In a previous episode, we described the bizarre strategy called predator satiation used by periodical cicadas to overwhelm hordes of hungry predators intent on filling their bellies with these nutritious insects. The long life span may also enable periodical cicadas to elude short-lived predators that simply cannot wait 13 or 17 years for their next meal. Ahhh, but there is one patient nemesis of periodical cicadas that has evolved a diabolical plan for making the most of the cicada bounty. Beneath the trees where cicadas spend their youth sipping sap, spores of the fungal pathogen Massospora cicadina lay in wait for 17 years.
During April and May as cicada nymphs prepare for their escape from the earth, resting spores of Massospora adhere to the exoskeletons of the subterranean cicadas. Compounds on the surface of the cicada send a signal to the spores that dinner is served and it is time to germinate. Like an invading army the fungus penetrates the skin of the cicada and multiplies turning the cicada into a fungus garden. Spores of Massospora are then released into the environment where a second, more sinister wave of infection takes place. At this stage of their cycle, thousands of newly molted adult cicadas populate the landscape to begin the courtship ritual. Ubiquitous spores of the fungus spewed from the nymphs adhere to the skin of adult cicadas, germinate, and begin to infect the airborne legions.
Despite missing most of its abdomen, this cicada continues to walk about cicada land, spreading the contagious fungus.
The infection sterilizes both male and female cicadas, but does nothing to quell the libido of sex-crazed the male cicada. Infected males continue to seek and attempt to mate with females despite their contagious infection. In a game of tit for tat, female cicadas infected with Massospora remain attractive to healthy males that soon become infected as they attempt to mate with the Massospora Marys of cicada land. At this point in time Massospora becomes a cicada STD and is transmitted from one cicada to another thereby increasing its numbers each day. In a short suspense, the infection turns the abdomen of the cicada into a buff-colored mass of fungus. Infected cicadas are flight capable and their peregrinations carry the fungus to new habitats as cicadas fly about. The fungus-laden abdomens of infected cicadas eventually drop off and inoculate the soil with the resting stage of Massospora that will await the return of the cicadas in 17 years. While the loss of an abdomen spells instant death for a human, this is not the case for a cicada. Throughout cicada land male and female Massospora zombies walk and fly about missing their abdomens, macabre reminders of a very clever fungus.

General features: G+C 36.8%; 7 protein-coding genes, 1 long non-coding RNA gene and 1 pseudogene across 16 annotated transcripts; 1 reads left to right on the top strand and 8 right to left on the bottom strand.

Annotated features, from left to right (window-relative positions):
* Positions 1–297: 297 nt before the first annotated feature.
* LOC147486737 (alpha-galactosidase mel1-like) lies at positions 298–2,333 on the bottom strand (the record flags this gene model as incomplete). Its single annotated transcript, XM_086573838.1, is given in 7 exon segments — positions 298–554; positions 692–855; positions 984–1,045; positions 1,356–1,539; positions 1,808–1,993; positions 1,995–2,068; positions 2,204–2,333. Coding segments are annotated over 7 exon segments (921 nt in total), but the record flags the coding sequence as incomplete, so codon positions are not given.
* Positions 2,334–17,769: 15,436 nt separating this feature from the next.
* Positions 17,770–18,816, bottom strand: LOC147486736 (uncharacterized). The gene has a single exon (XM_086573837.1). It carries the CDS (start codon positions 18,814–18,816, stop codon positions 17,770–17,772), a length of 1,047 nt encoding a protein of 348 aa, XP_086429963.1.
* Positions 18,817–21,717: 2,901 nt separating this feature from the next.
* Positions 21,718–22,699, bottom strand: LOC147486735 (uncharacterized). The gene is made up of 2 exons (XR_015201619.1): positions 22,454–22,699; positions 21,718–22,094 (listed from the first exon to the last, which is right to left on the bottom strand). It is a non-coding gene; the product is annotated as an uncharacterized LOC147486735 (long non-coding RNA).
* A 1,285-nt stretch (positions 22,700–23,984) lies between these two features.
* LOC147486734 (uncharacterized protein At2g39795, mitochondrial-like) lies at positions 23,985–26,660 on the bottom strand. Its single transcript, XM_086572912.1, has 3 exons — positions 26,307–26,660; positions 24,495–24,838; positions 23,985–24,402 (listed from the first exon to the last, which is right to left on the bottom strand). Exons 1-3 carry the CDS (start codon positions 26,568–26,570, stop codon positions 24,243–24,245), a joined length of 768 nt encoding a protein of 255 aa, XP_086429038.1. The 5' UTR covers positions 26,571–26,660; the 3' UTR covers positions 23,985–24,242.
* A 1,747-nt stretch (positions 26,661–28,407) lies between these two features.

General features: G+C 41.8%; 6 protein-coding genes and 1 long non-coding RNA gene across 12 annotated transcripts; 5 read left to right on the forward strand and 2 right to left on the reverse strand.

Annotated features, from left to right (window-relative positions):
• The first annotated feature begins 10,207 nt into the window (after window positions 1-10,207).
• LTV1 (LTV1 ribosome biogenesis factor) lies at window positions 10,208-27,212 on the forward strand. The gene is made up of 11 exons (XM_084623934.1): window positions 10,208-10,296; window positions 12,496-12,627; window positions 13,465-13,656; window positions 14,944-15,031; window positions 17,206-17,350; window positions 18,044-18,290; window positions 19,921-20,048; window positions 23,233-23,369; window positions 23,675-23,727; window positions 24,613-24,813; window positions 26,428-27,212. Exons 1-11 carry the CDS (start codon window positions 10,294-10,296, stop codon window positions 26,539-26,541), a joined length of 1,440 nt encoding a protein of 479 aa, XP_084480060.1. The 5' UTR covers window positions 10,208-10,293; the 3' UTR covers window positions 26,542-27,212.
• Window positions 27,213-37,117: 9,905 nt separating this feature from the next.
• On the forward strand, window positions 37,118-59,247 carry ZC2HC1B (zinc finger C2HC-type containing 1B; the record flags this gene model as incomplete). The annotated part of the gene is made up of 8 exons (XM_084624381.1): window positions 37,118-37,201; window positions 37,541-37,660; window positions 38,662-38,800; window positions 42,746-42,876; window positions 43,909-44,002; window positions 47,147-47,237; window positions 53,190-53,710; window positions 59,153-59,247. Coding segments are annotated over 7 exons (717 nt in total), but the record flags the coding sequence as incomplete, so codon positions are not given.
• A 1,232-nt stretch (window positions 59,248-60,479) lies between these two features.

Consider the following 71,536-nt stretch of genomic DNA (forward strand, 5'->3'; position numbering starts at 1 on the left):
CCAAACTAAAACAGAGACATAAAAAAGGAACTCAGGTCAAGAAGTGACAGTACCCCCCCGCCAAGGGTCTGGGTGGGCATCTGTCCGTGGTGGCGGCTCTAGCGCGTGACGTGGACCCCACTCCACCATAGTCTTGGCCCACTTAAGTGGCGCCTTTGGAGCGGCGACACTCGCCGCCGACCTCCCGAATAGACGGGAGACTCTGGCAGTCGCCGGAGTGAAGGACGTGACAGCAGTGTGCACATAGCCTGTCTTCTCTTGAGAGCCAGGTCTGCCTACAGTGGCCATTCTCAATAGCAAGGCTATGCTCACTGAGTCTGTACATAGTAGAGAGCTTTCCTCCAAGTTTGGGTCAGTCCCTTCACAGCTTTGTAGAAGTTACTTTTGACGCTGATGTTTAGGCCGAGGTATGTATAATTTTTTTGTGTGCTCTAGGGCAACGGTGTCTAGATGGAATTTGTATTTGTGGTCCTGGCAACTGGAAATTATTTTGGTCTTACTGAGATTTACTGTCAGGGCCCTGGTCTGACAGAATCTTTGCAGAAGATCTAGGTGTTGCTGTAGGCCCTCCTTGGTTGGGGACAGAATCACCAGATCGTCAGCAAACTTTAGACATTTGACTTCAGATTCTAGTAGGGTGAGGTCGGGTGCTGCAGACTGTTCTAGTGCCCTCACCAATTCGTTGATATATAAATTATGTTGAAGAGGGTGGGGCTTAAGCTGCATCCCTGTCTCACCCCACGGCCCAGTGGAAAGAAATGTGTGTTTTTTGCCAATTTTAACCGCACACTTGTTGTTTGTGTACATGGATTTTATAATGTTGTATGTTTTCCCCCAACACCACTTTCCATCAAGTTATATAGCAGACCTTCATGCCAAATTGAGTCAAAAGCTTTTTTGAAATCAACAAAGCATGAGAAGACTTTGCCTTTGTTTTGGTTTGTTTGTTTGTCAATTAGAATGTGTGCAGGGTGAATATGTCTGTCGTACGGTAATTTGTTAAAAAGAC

The wonderful articles by K. S. Williams and C. Simon “The ecology, behavior, and evolution of periodical cicadas” and “Flying salt shakers of death” by Angie Macias were used as a resources for this episode.
To view other recent episodes of Bug of the Week that explore Brood II, and other excellent websites dedicated to cicadas, please click on the following links:
To learn more about periodical cicadas and cicadas in general, please visit the following excellent web sites.